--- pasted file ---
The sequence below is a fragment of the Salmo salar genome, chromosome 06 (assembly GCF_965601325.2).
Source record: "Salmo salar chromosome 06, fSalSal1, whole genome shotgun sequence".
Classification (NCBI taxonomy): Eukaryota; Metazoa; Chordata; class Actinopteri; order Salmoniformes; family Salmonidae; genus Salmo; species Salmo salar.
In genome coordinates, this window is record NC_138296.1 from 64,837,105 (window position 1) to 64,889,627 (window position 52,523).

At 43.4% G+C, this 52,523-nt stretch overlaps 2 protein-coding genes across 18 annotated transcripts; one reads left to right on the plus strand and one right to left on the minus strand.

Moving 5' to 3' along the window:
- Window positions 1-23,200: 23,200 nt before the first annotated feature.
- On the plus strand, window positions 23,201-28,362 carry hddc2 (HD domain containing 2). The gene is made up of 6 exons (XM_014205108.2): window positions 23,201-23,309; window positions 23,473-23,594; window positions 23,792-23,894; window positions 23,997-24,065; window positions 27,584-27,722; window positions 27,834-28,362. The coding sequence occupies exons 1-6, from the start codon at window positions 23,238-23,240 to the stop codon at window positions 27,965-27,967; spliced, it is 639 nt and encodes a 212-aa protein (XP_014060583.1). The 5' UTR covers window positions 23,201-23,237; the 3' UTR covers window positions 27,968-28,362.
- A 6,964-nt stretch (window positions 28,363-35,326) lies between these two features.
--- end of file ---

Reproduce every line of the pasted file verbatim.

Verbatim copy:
The sequence below is a fragment of the Salmo salar genome, chromosome 06 (assembly GCF_965601325.2).
Source record: "Salmo salar chromosome 06, fSalSal1, whole genome shotgun sequence".
Classification (NCBI taxonomy): Eukaryota; Metazoa; Chordata; class Actinopteri; order Salmoniformes; family Salmonidae; genus Salmo; species Salmo salar.
In genome coordinates, this window is record NC_138296.1 from 64,837,105 (window position 1) to 64,889,627 (window position 52,523).

At 43.4% G+C, this 52,523-nt stretch overlaps 2 protein-coding genes across 18 annotated transcripts; one reads left to right on the plus strand and one right to left on the minus strand.

Moving 5' to 3' along the window:
- Window positions 1-23,200: 23,200 nt before the first annotated feature.
- On the plus strand, window positions 23,201-28,362 carry hddc2 (HD domain containing 2). The gene is made up of 6 exons (XM_014205108.2): window positions 23,201-23,309; window positions 23,473-23,594; window positions 23,792-23,894; window positions 23,997-24,065; window positions 27,584-27,722; window positions 27,834-28,362. The coding sequence occupies exons 1-6, from the start codon at window positions 23,238-23,240 to the stop codon at window positions 27,965-27,967; spliced, it is 639 nt and encodes a 212-aa protein (XP_014060583.1). The 5' UTR covers window positions 23,201-23,237; the 3' UTR covers window positions 27,968-28,362.
- A 6,964-nt stretch (window positions 28,363-35,326) lies between these two features.